A 70-percent annual increase in violent events linked to militant Islamist groups in the Sahel propelled a new record of extremist violence in Africa in 2021.
A near doubling in violence linked to militant Islamist groups in the Sahel in 2021 (from 1,180 to 2,005 events) highlights the rapidly escalating security threat in this region. This spike was the most significant change in any of the theatres of militant Islamist group violence in Africa and overshadowed a 30-percent average decline of violent activity in the Lake Chad Basin, northern Mozambique, and North Africa regions.
Overall, militant Islamist group violence in Africa climbed 10 percent in 2021 setting a record of over 5 500 reported events linked to these groups. This continues an upward pattern seen since 2016. Nevertheless, the annual rate of increase was much less than the 43-percent increase reported in 2020.
Africa-wide, reported fatalities linked to militant Islamist groups dropped by 7 percent in 2021 over the previous year, to an estimated 12 700 deaths. This includes a 14-percent decline in fatalities linked to violence against civilians, revealing a decrease in every theatre except the Sahel.
Incidents of battles involving militant Islamist groups and both state and nonstate armed forces comprised 52 percent of all reported violent events in 2021. This reflects significant escalations in battles in northern Mozambique, Somalia, and the Sahel, continuing a trend from the past several years.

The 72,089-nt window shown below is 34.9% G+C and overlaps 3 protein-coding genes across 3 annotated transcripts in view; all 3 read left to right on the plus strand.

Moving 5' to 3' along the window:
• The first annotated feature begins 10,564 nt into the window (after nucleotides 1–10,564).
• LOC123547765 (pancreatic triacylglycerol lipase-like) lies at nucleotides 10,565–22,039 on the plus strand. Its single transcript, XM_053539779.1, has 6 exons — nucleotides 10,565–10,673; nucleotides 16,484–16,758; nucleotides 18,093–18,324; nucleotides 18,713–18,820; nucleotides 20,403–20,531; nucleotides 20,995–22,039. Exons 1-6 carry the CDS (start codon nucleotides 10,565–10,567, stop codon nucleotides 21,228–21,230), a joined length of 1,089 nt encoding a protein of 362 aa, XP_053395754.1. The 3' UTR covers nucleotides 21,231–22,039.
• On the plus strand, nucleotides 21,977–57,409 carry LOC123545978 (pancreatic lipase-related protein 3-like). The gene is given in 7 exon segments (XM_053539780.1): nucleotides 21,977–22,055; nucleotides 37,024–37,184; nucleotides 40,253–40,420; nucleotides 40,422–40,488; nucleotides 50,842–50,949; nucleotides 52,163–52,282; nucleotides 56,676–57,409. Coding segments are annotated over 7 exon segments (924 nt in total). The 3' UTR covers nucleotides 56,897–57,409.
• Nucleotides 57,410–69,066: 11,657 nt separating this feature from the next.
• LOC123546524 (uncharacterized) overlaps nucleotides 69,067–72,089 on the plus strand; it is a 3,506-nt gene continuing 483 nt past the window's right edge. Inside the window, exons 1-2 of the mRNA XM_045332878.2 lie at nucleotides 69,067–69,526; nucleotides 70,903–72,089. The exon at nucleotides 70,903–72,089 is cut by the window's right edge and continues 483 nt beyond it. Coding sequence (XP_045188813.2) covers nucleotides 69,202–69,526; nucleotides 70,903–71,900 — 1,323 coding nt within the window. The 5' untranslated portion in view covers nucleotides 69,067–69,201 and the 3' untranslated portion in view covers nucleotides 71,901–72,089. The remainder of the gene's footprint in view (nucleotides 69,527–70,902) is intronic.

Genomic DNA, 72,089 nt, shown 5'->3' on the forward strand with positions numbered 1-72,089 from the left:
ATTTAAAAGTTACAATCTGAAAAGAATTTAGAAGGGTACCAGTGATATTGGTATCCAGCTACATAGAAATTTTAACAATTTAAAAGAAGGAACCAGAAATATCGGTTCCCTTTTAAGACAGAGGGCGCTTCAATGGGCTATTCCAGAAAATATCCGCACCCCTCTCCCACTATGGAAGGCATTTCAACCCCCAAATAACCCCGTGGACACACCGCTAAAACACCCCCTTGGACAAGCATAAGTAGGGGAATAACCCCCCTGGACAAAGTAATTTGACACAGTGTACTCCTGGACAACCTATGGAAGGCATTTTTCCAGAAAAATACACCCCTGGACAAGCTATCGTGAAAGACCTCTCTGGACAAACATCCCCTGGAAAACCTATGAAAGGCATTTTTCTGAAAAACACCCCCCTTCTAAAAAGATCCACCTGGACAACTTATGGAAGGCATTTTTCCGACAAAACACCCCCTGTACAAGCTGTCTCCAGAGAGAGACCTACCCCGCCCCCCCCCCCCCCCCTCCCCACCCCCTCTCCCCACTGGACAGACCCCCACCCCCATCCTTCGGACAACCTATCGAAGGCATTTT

Militant Islamist violence in Africa remains largely concentrated in five theatres, each comprising distinct locally based actors and context-specific challenges: the Sahel, Somalia, the Lake Chad Basin, Mozambique, and North Africa.
The 2 005 violent events observed in the Sahel (specifically Burkina Faso, Mali, and western Niger) in 2021 represent a 70-percent increase over the previous year. This continues an uninterrupted escalation of violence involving militant Islamist groups in the region since 2015. While having originated and still largely centred in Mali, the propensity of this violence has now shifted to Burkina Faso, which accounts for 58 percent of all events in the Sahel.
Two groups, the Macina Liberation Front (FLM) and the Islamic State of the Greater Sahara (ISGS), account for the majority of these violent attacks. FLM is part of a consortium of groups with ties to al Qaeda in the Islamic Maghreb known as Jama’at Nusrat al Islam wal Muslimin (JNIM).
The estimated 4 839 fatalities linked to these violent events in the Sahel in 2021 were 17 percent higher than the previous year. This follows a 57-percent increase reported in 2020. There are now more fatalities linked to militant Islamist groups in the Sahel than any other region in Africa.
Reported attacks on civilians (833) and related fatalities (1,332) in the Sahel roughly doubled from 2020. Militant Islamist group violence against civilians in the Sahel represents 60 percent of all such violence in Africa.
An observable consequence of such violence in the Sahel is the displacement of more than 2.4 million people, including more than 190 000 refugees and 2.2 million internally displaced. Burkina Faso accounts for the bulk of this displacement, with roughly 1.6 million displaced.
Battles between security forces and militant Islamist groups also increased over the last year—but varied greatly by group. Battles with JNIM groups increased by 50 percent, while engagements with ISGS saw a 45-percent decrease.
There was a 17-percent increase in violent activity involving al Shabaab over the past year (from 1 771 reported events to 2 072) marking a steady increase—and near doubling—from the 1 080 events in 2015.